Wednesday, April 20, 2016

Anthropology as the Study of Mankind

The study of mankind, from an anthropological perspective, must be conducted in the total context in which life on the planet Earth exists and has evolved. The natural sciences focus on this environment and provide us with a context for the biological sciences and in turn, the narrower study of man. The Study of Mankind is one of an infinite number of perspectives or domains that we, humans, can take in trying to understand the universe in which we exist and which impact on our lives. The organizing principle of these domains (perspectives) is what I term “the ecological domain”. The ecological domain is the sum total of knowledge that any individual, a society, or a species holds at any given moment in time about the segment of the environment in which they exist and experience life as an individual, a society, or a species.

Human Ecological Domains

Human ecological domains emerge over time as the human individual, and group grows, develops and reproduces itself. As the individual ages and as the group membership changes through time and expands occupies new geographical territory the domain changes. The domains change as the individual and/or group encounters new challenges to the domain that require new solutions to new problems these challenges present. When the group membership changes, different individual and group perception and experiences also change, influencing the ecological domain. These changes create new Traditions or Traditional histories that, themselves, become incorporated in the ecological domain.
In the intellectual sphere, Anthropology is one of many ecological domains that humans have invented to address a particularly Human question: What does it mean to be “human?’  While Humans are biologically animals, they experience a unique ability to reflect upon themselves as individuals and as a species. The individual is capable of divorce itself from its body and reflect upon himself as an object. And in doing so, they reflect on their origin and purpose, individually and collectively. That is. The human animal has the ability to question his place in the overall reality of the universe and thereby seeks collective meaning for their existence.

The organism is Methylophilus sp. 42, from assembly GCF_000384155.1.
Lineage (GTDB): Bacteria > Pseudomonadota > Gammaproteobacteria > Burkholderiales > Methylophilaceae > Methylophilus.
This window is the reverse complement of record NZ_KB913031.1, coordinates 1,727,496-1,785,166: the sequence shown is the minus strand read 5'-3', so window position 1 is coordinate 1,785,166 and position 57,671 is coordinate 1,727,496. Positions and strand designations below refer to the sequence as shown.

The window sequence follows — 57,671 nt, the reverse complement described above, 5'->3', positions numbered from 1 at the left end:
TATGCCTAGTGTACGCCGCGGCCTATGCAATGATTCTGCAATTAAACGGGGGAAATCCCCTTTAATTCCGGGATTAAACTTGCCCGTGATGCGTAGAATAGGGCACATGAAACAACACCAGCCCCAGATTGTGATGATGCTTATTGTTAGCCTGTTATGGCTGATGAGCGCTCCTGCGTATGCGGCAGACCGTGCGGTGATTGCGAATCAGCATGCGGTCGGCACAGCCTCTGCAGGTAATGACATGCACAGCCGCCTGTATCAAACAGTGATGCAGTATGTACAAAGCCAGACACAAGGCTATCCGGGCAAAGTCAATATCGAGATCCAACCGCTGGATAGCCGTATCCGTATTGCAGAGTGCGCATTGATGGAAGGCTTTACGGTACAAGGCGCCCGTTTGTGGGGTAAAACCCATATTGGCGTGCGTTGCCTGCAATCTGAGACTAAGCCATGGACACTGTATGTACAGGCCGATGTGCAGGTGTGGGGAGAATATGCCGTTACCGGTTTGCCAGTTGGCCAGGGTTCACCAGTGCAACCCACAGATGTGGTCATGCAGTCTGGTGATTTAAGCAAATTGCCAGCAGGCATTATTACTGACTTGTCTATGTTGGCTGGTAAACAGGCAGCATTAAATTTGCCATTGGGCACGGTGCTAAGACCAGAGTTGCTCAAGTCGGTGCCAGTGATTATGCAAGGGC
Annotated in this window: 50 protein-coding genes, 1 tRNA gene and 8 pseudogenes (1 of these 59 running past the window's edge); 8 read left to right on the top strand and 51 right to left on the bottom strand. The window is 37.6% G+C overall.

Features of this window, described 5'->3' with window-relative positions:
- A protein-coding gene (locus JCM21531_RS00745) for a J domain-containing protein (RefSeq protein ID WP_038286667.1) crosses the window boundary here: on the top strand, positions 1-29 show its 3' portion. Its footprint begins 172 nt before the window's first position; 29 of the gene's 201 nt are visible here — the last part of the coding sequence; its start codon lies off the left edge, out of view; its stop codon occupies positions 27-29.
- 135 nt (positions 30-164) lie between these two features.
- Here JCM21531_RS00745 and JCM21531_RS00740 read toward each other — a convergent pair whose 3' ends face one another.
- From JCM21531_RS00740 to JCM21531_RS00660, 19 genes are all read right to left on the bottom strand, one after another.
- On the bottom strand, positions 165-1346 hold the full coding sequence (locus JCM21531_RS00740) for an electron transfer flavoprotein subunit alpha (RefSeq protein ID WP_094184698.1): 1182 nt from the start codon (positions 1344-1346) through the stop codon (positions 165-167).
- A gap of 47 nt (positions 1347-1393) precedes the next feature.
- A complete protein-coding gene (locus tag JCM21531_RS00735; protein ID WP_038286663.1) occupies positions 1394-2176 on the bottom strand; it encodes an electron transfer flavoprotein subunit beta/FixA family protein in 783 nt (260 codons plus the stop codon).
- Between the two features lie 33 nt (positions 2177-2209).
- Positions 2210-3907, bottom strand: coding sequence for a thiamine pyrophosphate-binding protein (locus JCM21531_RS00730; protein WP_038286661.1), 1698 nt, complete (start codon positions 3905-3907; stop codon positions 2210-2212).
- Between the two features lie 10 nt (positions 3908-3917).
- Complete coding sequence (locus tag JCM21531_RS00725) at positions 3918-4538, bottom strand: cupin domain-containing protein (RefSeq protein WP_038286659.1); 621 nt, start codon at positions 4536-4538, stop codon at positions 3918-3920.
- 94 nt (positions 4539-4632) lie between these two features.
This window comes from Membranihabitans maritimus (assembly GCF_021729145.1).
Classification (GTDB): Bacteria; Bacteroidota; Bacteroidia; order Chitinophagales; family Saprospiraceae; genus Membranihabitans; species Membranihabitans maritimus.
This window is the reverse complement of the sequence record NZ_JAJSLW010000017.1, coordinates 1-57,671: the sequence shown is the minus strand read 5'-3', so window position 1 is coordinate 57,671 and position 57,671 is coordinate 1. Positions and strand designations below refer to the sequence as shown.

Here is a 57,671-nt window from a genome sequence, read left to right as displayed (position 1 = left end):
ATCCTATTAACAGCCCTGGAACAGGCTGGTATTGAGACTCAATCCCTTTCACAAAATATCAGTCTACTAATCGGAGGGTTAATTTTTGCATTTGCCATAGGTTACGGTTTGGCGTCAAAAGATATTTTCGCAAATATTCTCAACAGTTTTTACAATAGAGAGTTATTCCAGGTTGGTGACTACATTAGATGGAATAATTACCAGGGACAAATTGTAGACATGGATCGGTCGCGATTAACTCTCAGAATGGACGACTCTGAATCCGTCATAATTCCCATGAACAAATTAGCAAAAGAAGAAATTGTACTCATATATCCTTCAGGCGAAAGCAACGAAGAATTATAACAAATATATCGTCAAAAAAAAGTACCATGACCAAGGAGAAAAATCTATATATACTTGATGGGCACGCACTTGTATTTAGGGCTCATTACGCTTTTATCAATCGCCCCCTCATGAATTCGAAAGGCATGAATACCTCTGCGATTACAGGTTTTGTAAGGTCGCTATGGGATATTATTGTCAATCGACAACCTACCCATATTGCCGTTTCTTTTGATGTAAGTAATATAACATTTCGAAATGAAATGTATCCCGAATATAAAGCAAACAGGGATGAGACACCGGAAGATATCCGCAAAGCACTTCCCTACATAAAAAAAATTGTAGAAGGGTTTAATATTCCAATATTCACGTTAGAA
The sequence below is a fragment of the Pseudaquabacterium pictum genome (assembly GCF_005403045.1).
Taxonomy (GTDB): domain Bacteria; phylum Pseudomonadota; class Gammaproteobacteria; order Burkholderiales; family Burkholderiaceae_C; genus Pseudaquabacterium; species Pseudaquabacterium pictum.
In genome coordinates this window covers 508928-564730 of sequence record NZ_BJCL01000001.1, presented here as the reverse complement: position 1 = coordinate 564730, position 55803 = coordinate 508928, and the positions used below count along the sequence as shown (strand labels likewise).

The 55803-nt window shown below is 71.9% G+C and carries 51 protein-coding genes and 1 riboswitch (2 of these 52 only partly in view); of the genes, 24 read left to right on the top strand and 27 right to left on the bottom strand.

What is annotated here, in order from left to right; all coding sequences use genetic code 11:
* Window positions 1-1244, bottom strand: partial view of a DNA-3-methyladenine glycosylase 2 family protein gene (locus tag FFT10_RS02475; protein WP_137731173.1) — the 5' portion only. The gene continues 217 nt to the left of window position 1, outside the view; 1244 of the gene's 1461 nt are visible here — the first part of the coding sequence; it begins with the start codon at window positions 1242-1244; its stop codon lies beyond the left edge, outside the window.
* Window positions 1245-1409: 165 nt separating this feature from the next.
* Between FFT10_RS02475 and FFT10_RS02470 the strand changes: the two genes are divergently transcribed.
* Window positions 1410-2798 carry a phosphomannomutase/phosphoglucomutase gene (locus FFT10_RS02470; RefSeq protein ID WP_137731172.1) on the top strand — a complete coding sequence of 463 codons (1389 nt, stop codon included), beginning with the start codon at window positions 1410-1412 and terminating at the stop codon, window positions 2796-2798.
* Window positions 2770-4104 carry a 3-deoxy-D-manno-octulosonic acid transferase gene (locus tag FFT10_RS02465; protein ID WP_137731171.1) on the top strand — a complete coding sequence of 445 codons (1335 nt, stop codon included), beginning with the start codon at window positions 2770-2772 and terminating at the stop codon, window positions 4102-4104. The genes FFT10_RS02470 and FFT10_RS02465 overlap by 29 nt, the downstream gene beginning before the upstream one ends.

Anthropology is a perspective derived from this philosophical speculation about MAN. It arose when Western society began to apply the principles of modern scientific thought to the question: What does it mean to be “human?’ They found that to study Human Nature scientifically, one had to study of the realities and myths of the Human Condition. Anthropology became the tool human science uses to seek understanding of the relationships between these two spheres of existence.

Anthropology is the ecological domain that looks at both the human animal and humanity as a whole. Anthropologist seek universal principles that describe and explain the commonality of the species and the factors that have lead to its success as the dominate species on the planet. At the same time it seeks to understand how the great diversity found in Homo sapiens has evolved over time and space. As an ecological domain, Anthropology constitutes a body of knowledge (experience), theory (beliefs), and priorities (values) accumulated by individuals, institutions and cultures over the past 100,000 to 1,000,000 years that the species has existed on Earth.